It should come as no surprise that whether as a legacy of colonization or viewed as a return to it's birthplace, Freemasonry has spread throughout Africa.
Freemasonry has always fascinated Africans, particularly south of the Sahara, where initiation, esoteric worldviews akin to Hermeticism and rites of passage are the basis of community life. Although found in Anglophone Africa, in Francophone Africa the fraternity of "sons of light" has long been at the heart of what was called Françafrique. Whether leftist and right wing, many leaders of France's African policy were Freemasons. Diagne in the early 1920s until more recently Omar Bongo - who was the most famous African insiders have been active in the growth of the craft in Africa. A complex of mutual dependence where one can not distinguish what is lobbying, comprehensive insurance or pure spirituality, Freemasonry serves as many roles in the mother continent as it does elsewhere in the world.
This relative opacity that obscures rivalry as well as the amazing pageantry symbolic science of "three brothers" have led many fantasy wizards fan the flames of " Masonic conspiracy "that haunted Felix Houphouet-Boigny in the early 1960s. The high ranking involvement of Gabon's Omar Bongo, as with Côte d'Ivoire's Henri Konan Bedie, made it impossible to be influential in Libreville and Abidjan without being a mason. Freemasonry whether viewed as totem or taboo was absolutely essential to survival. What about today in the age of the Internet? The brotherhood of aprons, white gloves, squares and pillars of the temple is more than ever a path that works.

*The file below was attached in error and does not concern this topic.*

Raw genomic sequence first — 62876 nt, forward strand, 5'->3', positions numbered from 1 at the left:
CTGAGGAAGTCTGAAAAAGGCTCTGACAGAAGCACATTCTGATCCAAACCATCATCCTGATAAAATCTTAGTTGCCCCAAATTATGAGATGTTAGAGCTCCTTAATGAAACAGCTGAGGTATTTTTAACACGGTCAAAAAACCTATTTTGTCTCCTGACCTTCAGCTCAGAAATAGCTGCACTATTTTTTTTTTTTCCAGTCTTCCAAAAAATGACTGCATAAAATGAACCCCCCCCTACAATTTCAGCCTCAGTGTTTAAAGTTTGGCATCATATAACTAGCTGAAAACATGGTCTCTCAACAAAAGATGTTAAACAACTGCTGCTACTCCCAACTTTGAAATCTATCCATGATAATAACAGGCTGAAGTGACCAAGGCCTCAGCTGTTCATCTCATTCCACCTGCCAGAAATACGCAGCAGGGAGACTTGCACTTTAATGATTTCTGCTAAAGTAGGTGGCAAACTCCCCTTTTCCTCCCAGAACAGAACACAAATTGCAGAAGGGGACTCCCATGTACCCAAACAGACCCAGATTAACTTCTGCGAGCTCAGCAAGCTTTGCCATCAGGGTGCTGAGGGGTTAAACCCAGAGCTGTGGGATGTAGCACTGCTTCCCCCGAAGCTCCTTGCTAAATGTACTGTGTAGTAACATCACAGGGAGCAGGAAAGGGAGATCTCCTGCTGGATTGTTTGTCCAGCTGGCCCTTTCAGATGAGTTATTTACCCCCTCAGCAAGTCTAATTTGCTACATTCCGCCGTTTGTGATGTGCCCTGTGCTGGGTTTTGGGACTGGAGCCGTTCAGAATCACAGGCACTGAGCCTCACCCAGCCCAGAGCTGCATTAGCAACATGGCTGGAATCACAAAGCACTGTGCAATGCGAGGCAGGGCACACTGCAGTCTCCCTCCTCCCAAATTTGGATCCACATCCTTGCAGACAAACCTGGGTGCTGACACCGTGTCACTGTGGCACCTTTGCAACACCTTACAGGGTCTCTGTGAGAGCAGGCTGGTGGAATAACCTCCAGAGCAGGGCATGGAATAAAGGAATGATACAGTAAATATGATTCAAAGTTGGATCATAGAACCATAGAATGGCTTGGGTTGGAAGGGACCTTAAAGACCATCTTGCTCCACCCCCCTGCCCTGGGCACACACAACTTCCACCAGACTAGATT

In the 1930s in Ghana, a Masonic lodge known as the Good templars was photographed by J.K. Bruce Vanderpuije. I have found no other information about them, but even in relative anonymity, they speak profoundly of the way in which Freemasonry, born out of Egyptian Hermeticism, and interpreted for centuries through the lens of European intellectualism and esotericism, was none the less evoked a strong sense of belonging to Africans across the continent.
Present but unobtrusive, in a "philosophical school" traditionally considered macho and on a continent where feminism is hardly viewed with respect, obediences which admit women have none the less found their space. Masonry where diversity is accepted - such as Le Droit Humain- but also in various lodges created by the Feminine Grand Lodge of France (GLFF), which opened lodges in seven African countries has grown. Madagascar even has a national obedience which is specifically feminine, the Great Malagasy Women's Rite. As their "sisters" of France, African Feminine masons are distinguished by their strong commitment to certain principles, such as defense of secularism and promoting women's rights, including the right to abortion.